I sympathise with media outfits that attempt some degree of impartiality. They face being branded as biased whatever they broadcast. However, other media companies, especially in the US, unashamedly promote one political brand over another. What CNN is to the left, FoxNews is to the right. Increasingly, TV stations in the US define themselves along overtly political lines. They’re known for whom they attack. It doesn’t always work for them. Right now, CNN’s prime-time viewing figures are down 45 percent on what they early this year, near the end of the Trump presidency.
The world’s largest social media companies are also based in America. The fact that they exist in this febrile environment might help explain why they too take sides in the so-called “culture wars”. It’s hard to see the removal of an entire platform, Parler, from app stores as anything other than political.
Whatever their reasons, nobody elected Jack Dorsey, Tim Cook or Mark Zuckerberg to act as political censors. They are primarily answerable only to their shareholders, not to the wider public.
The new social strata promoted by BigTech are also built on access to technology.
Some 4.66 billion people in the world are active internet users, according to Statistica - that’s almost 60 per cent of the globe’s population. Of these people, 92 per cent access it using a mobile device.
Yet just over two billion young people across the world lack the stable internet access they need to learn online. While Covid-19 has revealed once-and-for-all the importance of blended learning.
Access to digital technology is now one of the biggest opportunity gaps in the world. Yes, groups like Facebook and Google have made noises about taking the internet to poorer regions. But one wonders how much of this is motivated by altruism and how much by potential corporate gain. For these and other companies, more data means more money and power.
The new social strata are also decided by relative levels of technophilia. Young and middle-aged people are often well equipped to handle digital tools. Through much of the world, though, elderly people struggle with digital techs. In 2019, virtually all British adults aged 16 to 44 years used the internet. But that compares with just 47 per cent of adults aged 75 years and over. (Office for National Statistics).
In more than a few cases, digital tools fill older people with fear - including the fear of being cut off from family and friends if they don’t engage. These generations learned entirely different ways to communicate and conduct their commerce.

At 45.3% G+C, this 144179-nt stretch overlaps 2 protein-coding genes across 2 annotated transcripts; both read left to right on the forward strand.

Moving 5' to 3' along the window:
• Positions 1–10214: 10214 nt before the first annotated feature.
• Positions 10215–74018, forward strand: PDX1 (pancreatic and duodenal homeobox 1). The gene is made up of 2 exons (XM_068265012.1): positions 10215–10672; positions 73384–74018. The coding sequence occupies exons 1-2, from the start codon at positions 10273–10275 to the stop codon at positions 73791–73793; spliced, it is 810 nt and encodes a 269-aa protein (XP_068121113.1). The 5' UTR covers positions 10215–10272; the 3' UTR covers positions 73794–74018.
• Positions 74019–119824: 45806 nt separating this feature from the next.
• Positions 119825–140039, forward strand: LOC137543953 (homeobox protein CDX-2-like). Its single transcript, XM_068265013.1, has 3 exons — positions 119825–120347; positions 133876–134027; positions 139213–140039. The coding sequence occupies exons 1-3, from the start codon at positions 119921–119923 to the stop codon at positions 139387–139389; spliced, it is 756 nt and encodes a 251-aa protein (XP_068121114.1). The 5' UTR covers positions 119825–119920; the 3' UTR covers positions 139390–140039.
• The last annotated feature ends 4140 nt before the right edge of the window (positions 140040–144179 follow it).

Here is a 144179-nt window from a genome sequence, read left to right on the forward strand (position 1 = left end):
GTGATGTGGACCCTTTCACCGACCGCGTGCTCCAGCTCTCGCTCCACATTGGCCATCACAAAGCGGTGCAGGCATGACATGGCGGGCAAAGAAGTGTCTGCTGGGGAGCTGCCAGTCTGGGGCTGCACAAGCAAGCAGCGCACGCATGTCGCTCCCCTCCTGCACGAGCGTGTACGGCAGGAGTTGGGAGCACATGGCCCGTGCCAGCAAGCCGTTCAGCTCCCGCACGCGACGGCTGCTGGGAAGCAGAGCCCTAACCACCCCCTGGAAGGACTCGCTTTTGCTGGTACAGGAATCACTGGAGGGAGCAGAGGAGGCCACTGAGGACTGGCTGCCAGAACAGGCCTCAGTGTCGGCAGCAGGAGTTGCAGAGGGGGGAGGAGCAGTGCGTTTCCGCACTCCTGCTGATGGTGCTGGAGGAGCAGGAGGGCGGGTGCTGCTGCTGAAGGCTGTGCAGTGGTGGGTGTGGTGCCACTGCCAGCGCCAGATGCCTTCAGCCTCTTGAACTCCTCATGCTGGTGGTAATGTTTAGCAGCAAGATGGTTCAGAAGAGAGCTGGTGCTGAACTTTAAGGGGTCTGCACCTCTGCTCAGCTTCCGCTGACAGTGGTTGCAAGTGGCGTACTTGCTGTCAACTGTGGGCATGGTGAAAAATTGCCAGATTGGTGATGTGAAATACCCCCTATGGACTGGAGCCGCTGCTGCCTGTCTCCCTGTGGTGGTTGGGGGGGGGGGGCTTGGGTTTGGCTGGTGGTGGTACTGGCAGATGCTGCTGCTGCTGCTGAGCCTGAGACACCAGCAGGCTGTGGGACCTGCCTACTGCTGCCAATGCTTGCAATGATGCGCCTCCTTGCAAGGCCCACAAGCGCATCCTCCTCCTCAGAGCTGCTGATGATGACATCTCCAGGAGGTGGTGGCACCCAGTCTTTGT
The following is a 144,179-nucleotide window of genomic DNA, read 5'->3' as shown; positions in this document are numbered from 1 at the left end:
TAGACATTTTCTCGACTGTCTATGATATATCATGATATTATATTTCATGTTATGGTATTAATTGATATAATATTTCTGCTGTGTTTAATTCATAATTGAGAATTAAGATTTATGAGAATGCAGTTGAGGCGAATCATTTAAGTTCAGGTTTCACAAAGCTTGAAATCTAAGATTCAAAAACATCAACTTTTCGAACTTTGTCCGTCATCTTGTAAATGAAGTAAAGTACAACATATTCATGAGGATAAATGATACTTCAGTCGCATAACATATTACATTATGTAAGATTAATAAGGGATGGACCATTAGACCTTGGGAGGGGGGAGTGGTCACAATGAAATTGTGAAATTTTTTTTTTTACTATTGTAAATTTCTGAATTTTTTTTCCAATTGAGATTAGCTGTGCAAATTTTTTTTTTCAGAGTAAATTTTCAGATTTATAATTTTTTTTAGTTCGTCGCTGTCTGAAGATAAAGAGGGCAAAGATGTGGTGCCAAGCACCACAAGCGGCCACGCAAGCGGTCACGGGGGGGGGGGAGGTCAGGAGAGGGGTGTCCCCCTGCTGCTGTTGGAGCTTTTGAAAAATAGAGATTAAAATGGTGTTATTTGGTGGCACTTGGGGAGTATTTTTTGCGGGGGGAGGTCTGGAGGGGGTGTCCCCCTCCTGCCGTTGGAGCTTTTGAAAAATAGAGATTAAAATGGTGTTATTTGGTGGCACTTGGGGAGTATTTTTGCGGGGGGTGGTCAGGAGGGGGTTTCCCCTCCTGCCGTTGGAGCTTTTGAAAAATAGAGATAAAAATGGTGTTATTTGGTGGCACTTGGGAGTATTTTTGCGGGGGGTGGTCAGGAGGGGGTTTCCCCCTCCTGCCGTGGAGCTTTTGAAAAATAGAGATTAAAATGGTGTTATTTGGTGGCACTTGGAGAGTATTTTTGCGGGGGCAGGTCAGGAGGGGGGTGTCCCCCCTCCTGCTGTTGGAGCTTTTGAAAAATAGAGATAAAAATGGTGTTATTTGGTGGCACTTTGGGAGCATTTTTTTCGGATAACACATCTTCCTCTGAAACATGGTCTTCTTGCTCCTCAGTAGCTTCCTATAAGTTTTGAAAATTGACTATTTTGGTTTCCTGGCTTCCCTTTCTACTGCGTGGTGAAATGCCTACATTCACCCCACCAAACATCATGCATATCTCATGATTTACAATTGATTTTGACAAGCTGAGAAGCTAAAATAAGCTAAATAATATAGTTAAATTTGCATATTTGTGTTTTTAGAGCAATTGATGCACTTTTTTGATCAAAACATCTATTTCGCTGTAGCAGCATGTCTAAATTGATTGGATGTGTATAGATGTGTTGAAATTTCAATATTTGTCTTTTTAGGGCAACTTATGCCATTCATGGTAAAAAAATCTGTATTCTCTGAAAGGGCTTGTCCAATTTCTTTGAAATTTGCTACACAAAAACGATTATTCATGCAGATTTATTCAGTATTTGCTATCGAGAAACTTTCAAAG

BigTech products are also opening class divisions based on access to skilled labour jobs. Germany arguably leads the world in the promotion of Industry 4.0, in which smart factories are maintained and products are created by AI-driven machines.
A few years ago, German sociologists noted the emergence of new underclasses in their society.
Highly skilled workers were sitting at home, watching many hours of daytime television and consuming more than their fair share of alcohol. They were listless, expressing no interest in retraining. These were among the first victims of today’s speedy transition to automation.
BigTech is also promoting inequality in the area of taxation. “When plunder becomes a way of life for a group of men in a society,” wrote Frédéric Bastiat, “over the course of time they create for themselves a legal system that authorizes it and a moral code that glorifies it.”
BigTech’s behaviour when it comes to tax equates, in some cases, to corporate plunder. To justify it, company chiefs talk about nation-states becoming anachronisms, in the face of today’s more enlightened globalist approach.
In 2020, the Jeff Bezos behemoth, Amazon, profited more than any other BigTech group from an online shopping boom linked to the pandemic. Its UK profits rose by more than a third and it increased its revenues by £13.7 billion. Yet it paid just three per cent more in tax.
Over the past decade, much has been written about similarly low taxes paid by Facebook, especially in regions where it generates massive profits. Some leading BigTech outfits have repeatedly proven that they want to have their cake and eat it, too.
When it suits them, they claim to represent the young, entrepreneurial edge of a wild-west internet frontier. Yet they behave like greedy multinationals, accruing power and fortunes - in data and money - that many other corporate heads would kill for.
Yes, digital technology has created the platform for mass innovation, on the back of mass communication. Yes, it provides opportunities for us to work together globally to solve previously intractable problems.
Yes, digital tools provide the platform for social enterprise, the fastest growing form of business on the planet.
And yes, even on the environmental front - where BigTech’s reliance on plastics, metals and electricity is still a problem - technology can help. Digital tools will play an important role in helping us generate and manage clean fuels such as green hydrogen.
For all these benefits, though, problems with BigTech’s performance remain - in areas like opportunity gaps, political imbalances and economic elitism.
The bottom line is this. In the process of their growth, BigTech companies often draw more and more power to themselves and their elite leaders, while preaching equality, sharing and meritocracy to everyone else.